1. World Literature

Which novel was written in 1948 by an expert in penal reform? The main character is Reverend Stephen Kumalo, a resident of Natal. The novel illustrates several parts of Johannesburg and the effects of the large city on the surrounding countryside. The author's name is Alan Paton.

ANSWER: Cry the Beloved Country

2. Algebra (30 Seconds)

Make sure your answer is fully simplified. What do you get when you square the quantity three plus the square root of five? [ ]

ANSWER: 14 Plus 6 Root 5 (or 6 Root 5 Plus 14) [ ]

3. Biology

Give the thirteen-letter name for the microorganism first discovered by Frederick Twort in 1915. An organism of this type was the first one to have its DNA sequence completely determined. What is the term for viruses that can attack and sometimes kill bacteria?

ANSWER: Bacteriophage(s)

4. United States History

Which cult was a distant offshoot of Seventh-Day Adventists? Its Mount Carmel headquarters were located near Waco, Texas, and it was led by David Koresh. Identify this group that was destroyed by a fire on April 19, 1993 after a long standoff with the United States government.

ANSWER: Branch Davidian(s)

5. Pop Culture

Who lives in a pineapple under the sea? Absorbent and yellow and porous is he! Identify this next-door neighbor of Squidward and close friend of Patrick who has a cartoon show on Nickelodeon.

ANSWER: Spongebob Squarepants (accept either half of name)

6. Technology

Throughout his life, which famous inventor considered his profession to be teacher of the deaf? His original experiments were designed to help his students analyze their speech, but his 1876 patent earned him far more wealth and fame than teaching ever would. Identify this inventor who started out making graphical recordings of sound waves and eventually figured out how to transmit sound waves over long distances. He invented the telephone.

ANSWER: (Alexander Graham) Bell

7. British Literature

He had what he called an unofficial engagement to Jessie Chambers, then had an affair with the wife of a chemist, then got engaged to Louie Burrows. In 1914, he ended up marrying Frieda Weekley, the wife of one of his tutors, after her divorce went through. Many of these women showed up with different names in his novels, including Women In Love and Sons and Lovers. Identify this author of Lady Chatterley's Lover.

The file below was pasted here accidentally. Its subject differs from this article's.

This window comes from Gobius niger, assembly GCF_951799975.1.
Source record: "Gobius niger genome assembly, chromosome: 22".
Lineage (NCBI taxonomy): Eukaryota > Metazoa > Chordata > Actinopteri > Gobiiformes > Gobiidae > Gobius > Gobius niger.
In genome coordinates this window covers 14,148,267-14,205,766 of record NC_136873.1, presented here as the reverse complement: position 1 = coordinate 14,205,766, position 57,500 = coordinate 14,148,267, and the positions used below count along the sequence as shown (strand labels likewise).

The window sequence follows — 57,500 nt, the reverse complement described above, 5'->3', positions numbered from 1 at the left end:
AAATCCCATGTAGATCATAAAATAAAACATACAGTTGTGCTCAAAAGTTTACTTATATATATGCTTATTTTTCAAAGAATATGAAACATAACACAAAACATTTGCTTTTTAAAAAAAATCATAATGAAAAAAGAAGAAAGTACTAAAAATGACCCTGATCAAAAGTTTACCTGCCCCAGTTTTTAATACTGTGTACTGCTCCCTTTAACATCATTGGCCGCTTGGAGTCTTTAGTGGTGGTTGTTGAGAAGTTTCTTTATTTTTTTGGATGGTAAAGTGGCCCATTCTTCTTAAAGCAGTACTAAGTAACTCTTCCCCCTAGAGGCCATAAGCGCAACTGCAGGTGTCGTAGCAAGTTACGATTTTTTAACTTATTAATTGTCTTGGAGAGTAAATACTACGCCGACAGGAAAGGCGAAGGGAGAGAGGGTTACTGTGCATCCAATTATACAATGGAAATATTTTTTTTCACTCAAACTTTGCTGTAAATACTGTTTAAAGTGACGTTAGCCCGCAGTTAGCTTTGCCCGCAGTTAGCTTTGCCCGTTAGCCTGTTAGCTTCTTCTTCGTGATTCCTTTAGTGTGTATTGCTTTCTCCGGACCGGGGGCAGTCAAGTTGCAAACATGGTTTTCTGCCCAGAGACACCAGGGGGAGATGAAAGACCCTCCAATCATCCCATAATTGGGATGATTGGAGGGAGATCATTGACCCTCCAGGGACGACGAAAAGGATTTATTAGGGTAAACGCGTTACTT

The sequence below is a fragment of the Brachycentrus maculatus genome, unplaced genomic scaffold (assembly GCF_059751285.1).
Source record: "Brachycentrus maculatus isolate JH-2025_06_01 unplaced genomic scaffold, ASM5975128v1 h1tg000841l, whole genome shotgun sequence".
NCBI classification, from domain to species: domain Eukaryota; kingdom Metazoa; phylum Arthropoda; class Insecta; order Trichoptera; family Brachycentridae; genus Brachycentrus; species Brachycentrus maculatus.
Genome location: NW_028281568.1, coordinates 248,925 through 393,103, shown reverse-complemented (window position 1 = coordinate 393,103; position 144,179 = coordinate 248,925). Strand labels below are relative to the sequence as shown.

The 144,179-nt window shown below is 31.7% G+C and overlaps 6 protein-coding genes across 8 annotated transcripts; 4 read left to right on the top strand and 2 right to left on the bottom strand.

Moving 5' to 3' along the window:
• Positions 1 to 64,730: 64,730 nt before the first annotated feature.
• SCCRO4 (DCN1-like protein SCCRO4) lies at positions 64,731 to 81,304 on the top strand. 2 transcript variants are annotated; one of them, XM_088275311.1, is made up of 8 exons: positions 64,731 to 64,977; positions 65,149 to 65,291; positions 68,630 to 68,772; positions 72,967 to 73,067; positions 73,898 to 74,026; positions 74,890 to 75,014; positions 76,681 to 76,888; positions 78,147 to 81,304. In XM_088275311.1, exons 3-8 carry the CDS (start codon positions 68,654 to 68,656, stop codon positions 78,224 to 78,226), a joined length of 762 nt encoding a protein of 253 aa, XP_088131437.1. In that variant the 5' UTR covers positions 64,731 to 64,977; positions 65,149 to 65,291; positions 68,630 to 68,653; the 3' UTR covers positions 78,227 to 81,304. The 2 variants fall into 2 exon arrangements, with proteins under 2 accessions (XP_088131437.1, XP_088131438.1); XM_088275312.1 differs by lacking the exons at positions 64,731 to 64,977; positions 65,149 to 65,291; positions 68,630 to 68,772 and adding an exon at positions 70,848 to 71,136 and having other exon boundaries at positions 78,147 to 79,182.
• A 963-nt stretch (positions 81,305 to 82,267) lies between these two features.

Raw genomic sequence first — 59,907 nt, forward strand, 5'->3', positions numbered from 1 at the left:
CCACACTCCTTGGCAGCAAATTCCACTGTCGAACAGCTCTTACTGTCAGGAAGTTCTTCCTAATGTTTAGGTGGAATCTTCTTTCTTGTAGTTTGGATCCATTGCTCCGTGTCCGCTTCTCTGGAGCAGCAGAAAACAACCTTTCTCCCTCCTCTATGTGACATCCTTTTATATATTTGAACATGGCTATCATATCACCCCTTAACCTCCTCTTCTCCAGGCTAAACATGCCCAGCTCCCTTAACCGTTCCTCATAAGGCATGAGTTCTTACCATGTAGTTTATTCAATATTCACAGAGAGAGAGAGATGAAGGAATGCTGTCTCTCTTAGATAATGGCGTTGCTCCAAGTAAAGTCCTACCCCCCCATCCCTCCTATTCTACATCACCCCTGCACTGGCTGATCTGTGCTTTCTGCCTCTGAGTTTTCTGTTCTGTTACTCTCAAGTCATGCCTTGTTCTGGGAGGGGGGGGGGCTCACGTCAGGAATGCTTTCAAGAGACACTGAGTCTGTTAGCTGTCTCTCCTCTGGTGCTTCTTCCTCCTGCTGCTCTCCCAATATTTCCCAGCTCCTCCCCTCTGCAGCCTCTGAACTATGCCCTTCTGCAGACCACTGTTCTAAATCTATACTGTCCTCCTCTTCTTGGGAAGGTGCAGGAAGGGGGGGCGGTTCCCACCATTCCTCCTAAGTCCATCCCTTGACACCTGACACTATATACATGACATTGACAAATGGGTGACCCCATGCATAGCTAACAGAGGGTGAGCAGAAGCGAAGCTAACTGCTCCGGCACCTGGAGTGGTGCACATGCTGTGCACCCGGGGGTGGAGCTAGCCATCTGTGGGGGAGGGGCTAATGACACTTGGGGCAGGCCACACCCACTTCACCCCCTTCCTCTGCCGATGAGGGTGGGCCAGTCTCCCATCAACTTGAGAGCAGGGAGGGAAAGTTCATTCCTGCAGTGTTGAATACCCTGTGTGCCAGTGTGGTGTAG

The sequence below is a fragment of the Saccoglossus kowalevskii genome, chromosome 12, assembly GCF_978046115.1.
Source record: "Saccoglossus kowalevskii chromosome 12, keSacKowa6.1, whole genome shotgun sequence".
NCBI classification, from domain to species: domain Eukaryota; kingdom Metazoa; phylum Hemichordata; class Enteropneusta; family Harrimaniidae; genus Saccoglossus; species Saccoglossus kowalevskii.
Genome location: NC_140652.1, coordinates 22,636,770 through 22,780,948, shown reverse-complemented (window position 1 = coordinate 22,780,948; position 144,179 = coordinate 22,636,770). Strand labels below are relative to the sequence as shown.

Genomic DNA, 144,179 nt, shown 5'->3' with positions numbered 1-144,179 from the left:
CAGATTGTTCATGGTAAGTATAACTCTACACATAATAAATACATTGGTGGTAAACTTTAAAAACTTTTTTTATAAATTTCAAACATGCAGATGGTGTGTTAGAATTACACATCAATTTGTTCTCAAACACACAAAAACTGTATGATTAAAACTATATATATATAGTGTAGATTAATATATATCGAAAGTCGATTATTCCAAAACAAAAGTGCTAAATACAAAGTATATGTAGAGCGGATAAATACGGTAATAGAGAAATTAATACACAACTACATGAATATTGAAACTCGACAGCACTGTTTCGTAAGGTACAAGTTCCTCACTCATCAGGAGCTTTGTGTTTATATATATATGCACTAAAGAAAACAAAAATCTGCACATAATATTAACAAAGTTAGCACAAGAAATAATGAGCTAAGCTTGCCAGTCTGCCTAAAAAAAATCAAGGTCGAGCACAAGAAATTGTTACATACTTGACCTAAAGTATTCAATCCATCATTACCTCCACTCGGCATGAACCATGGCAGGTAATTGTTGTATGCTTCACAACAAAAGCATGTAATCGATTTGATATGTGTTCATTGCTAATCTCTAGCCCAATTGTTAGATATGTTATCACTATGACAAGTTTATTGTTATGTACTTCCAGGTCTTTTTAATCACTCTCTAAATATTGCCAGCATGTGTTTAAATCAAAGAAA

ANSWER: (David Herbert Richards, or DH) Lawrence

8. Calculus (10 Seconds)

Other than slices, what is the common way to break down a figure that has been rotated about an axis to perform a volume integral? To do this, you either work from the inside out or outside in. You add together an infinite number of lateral surface areas, each of which is equal to two pi times the radius times the height.

ANSWER: Cylindrical Shell(s) (accept Cylinder(s))

9. Language Arts

Which word beginning with the letter C can refer to a musical composition, basic law, or list of books? It is often used with respect to religion, where it can refer to the body of law governing the conduct of members of a particular religion or the unchangeable part of the Catholic mass. Identify this five-letter word that is a homonym with a large weapon.


10. Chemistry (30 Seconds)

Give the name, not the chemical formula, of the mystery molecule. One mystery molecule reacts with eight molecules of oxygen gas to yield five molecules of carbon dioxide and six molecules of water. What is the name of the mystery molecule?

ANSWER: Pentane (also accept 2-methylbutane or 2,2-dimethylpropane)

11. World History

In which battle did Victory and Royal Sovereign break up a line of French and Spanish ships? The result was an overwhelming victory for the British with the only major loss being the death of Admiral Lord Horatio Nelson. Identify this 1805 battle that effectively ended Napoleon's hopes of ever crossing the English Channel.

ANSWER: Trafalgar

12. Music

(Note to moderator: 'Wagner' is pronounced 'Vogner'.) Which nine-letter German word is often associated with operas by Richard Wagner? It is a marked melodic phrase that reappears at the same time as a particular person or situation. Identify this term beginning with the letter L.